Prices Matter

The other day I was having a discussion with a smart, well-informed woman who tends to be a bell-weather for Democratic talking points.  When asked about the recession, I said something like this:

The story for banks, corporations, and people are all the same -- everyone has too much debt, everyone took on too much in expectation of things going up and up.  With flat or even down expectations, everyone is now trying to clean up their balance sheet.  They are spending less, building equity and reducing debt.  And the economy is going to slow as a result, no way around it.   I went on to say that I was not only opposed to the stimulus bill in particular, but I was offended that the government would try to interrupt this deleveraging process.  The government had essentially made the decision that if individuals won't spend, then the government will take their money in the form of taxes and spend for them.  And if no one wanted to have debt, the government would go about and take debt on in the name of everyone.

She responded that she thought it was ironic that after the government had worked so hard for so many years to tell people to save more, and that they are only doing it now when it was counter-productive.

Forget for now the whole Keynsian "saving is counter-productive" argument, and focus for a minute on the government communication effort around individual debt.  There is no doubt that to the extent that the government has verbally communicated on individual debt, is has generally been to encourage savings and not take on expensive consumer debt.

But verbal communications are generally the least effective form of communication in the economy (Ralph Nader and his theory that we are all zombies to corporate marketing notwithstanding).  In fact, markets don't communicate via words.  They commucate with price.  Prices are the giant semaphores of the free market, and they are extraordinarily powerful communication tools.  Do people drive less or turn down their thermostats after Jimmy Carter gives a fireside chat about energy conservation in his little cardigan sweater?  No.  People conserve more when prices go up.   When gas prices go up, prices are telling consumers that gas is now scarcer vis a vis demand, and it may be time to conserve.  The same goes for every other thing we buy.  In fact, the only things we actually run out of  (water in a drought, electricity during summer brownouts, gasoline in the early 1970s) are all commodities where the government interfered with and/or severely restricted the ability of retail prices to move with demand.  In these cases, the government tends to substitute public exhortations for pricing signals  (for example, you can't escape water use guilt ads in California).  But these never work as well.

It is the same with personal savings.  The government in its verbal communications may have been saying to save, but what were its actions saying?  The Federal Reserve followed a long-term policy over the last decade of keeping interst rates artificially low.  Low interest rates send a clear and powerful dual message -- save less (because the returns are low) and borrow more (because borrowing is relatively cheap).  Federal tax breaks from mortgage debt and  Federal programs to provide looser credit with lower down payments to less qualified buyers made debt even more attractive vs. savings.  And numerous federal programs helped encourage home buying, while local government zoning and anti-growth ordinances helped keep home prices going up and up.  Every action the government took said "save less, take on more debt."  Is it any wonder their actual verbal communication was ignored?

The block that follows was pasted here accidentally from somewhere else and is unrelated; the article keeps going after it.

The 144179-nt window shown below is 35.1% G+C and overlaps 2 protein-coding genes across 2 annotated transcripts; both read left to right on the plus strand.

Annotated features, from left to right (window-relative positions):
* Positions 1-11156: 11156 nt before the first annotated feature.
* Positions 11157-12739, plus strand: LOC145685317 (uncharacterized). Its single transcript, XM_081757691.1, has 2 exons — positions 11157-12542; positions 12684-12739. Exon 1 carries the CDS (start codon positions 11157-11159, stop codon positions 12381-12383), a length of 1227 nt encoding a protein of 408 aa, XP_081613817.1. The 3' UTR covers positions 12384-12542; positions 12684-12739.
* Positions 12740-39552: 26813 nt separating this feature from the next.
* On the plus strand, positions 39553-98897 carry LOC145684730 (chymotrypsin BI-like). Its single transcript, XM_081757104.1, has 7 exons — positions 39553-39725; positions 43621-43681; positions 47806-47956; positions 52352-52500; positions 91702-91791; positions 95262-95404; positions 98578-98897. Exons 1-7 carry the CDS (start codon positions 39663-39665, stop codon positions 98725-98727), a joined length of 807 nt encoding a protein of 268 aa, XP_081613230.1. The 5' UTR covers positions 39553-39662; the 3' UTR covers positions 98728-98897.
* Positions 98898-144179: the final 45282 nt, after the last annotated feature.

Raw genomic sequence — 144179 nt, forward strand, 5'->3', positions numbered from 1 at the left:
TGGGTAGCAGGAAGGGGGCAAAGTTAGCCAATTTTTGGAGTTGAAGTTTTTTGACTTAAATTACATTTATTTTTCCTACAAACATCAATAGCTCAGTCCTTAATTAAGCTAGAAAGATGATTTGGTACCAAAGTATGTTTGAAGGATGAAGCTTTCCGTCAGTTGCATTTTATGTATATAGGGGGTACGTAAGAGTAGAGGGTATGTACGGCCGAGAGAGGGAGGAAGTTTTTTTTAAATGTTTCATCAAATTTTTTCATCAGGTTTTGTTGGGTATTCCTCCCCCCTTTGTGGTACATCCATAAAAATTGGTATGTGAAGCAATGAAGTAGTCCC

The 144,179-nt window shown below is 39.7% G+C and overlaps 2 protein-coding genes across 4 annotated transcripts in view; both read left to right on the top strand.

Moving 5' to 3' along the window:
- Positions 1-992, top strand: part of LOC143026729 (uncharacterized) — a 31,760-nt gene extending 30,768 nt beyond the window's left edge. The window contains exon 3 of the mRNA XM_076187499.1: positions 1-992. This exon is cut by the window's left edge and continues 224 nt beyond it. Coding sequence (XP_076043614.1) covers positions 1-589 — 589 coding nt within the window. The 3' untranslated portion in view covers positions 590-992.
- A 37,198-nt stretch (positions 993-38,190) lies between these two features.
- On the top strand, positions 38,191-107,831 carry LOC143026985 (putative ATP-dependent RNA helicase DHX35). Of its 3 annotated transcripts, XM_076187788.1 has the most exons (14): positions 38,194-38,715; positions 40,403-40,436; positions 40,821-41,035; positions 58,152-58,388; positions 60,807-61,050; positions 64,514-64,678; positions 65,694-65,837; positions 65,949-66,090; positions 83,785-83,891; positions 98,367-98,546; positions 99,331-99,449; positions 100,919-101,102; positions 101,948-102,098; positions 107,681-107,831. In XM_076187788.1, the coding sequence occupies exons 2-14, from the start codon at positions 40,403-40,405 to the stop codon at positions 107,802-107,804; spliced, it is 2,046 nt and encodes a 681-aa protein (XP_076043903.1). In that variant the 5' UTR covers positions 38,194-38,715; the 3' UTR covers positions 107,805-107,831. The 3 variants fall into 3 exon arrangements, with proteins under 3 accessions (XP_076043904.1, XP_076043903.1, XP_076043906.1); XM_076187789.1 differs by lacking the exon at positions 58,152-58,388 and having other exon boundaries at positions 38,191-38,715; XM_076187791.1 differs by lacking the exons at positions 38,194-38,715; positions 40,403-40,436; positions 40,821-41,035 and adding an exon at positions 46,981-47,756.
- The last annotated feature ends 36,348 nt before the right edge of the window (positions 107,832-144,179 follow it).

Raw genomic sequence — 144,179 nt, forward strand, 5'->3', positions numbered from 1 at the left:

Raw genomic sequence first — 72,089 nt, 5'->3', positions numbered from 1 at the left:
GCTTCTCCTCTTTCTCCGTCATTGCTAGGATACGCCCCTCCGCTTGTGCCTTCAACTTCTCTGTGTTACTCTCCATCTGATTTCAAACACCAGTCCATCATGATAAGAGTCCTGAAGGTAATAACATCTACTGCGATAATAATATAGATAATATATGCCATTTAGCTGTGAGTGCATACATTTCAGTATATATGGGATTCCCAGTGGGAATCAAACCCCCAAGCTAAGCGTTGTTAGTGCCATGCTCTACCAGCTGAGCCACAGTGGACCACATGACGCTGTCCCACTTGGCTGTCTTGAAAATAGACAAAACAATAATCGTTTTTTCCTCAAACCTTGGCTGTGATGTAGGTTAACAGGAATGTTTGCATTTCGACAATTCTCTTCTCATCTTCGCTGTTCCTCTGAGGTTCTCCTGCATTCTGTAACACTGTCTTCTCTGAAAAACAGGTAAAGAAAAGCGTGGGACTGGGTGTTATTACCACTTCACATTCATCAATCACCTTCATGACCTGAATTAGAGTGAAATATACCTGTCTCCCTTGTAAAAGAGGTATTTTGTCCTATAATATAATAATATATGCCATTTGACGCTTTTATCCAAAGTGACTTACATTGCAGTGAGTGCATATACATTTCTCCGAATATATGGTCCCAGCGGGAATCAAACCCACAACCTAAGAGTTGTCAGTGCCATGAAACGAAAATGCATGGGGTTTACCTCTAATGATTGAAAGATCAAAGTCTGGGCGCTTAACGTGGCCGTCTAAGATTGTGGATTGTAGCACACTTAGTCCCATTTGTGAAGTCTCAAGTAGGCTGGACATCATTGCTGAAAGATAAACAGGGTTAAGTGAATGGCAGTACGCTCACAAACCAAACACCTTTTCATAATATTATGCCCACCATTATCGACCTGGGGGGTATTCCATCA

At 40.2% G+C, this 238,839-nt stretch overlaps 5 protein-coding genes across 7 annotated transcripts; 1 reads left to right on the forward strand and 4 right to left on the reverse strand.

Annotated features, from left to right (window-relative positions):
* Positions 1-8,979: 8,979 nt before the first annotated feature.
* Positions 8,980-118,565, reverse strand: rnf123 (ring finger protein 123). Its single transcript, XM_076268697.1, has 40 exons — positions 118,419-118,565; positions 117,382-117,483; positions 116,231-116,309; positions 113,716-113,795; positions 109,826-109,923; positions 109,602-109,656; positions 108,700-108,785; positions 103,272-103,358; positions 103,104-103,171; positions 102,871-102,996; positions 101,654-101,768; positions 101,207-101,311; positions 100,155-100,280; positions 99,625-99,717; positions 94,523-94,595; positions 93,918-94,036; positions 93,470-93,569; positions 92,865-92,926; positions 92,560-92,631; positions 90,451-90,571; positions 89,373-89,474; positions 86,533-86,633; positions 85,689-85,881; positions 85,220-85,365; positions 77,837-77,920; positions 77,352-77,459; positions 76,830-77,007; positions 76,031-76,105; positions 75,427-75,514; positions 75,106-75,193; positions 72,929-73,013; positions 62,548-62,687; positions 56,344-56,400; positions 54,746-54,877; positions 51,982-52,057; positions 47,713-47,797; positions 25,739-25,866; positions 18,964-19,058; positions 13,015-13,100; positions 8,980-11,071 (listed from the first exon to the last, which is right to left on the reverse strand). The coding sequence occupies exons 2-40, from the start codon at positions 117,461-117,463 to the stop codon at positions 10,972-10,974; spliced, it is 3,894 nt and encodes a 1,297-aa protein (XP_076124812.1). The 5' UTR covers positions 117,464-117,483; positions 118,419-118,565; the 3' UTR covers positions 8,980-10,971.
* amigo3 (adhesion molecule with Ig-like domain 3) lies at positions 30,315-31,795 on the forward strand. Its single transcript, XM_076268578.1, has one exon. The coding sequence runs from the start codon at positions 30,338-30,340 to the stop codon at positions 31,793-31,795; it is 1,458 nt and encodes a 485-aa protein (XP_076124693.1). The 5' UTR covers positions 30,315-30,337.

1. Nobrainer:

    Although, the government, or at least many visible people associated with the government, also spent a fair amount of time encouraging people to spend to keep the economy going.

  2. Matt:

    I believe it was Hayek who often referred to the limits of human knowledge when showing that the price mechanism is far better at such communications than central planning. As the situations you mention attest, even if "fireside chats" and such were effective, who is to say such chats were encouraging the right thing? People are trusting that politicians know the workings of systems such as energy prices, the financial markets, and the global climate (all which involve countless producers, consumers, governments, and natural influences) well enough to dictate the movements of them. It's not just stupid. It's arrogant.

  3. Dr. T:

    "There is no doubt that to the extent that the government has verbally communicated on individual debt, is has generally been to encourage savings and not take on expensive consumer debt."

    But, saying that savings is good is one thing, acting on that is something else. The tax code has favored borrowing over saving for decades. When you save or invest, the interest and dividends are taxed. When you borrow via a mortgage or a home equity loan, the interest payments on the loan are tax deductible. Federal tax policy encourages indebtedness.

    If the government wants to encourage savings by individuals and families, it should exempt intereat and dividends from taxes. Loan interest should not be tax deductible. This policy would result in fewer people owning homes, and the homes would tend to be less expensive. Contractors, developers, and realtors wouldn't like such a plan, but it would be better for everyone else.

  4. Mesa Econoguy:

    “… smart, well-informed woman who tends to be a bell-weather for Democratic talking points.”

    Oxymoron alert.

    No such thing. Besides, Democrats have no clue about pricing mechanisms (or negative incentives caused by taxes).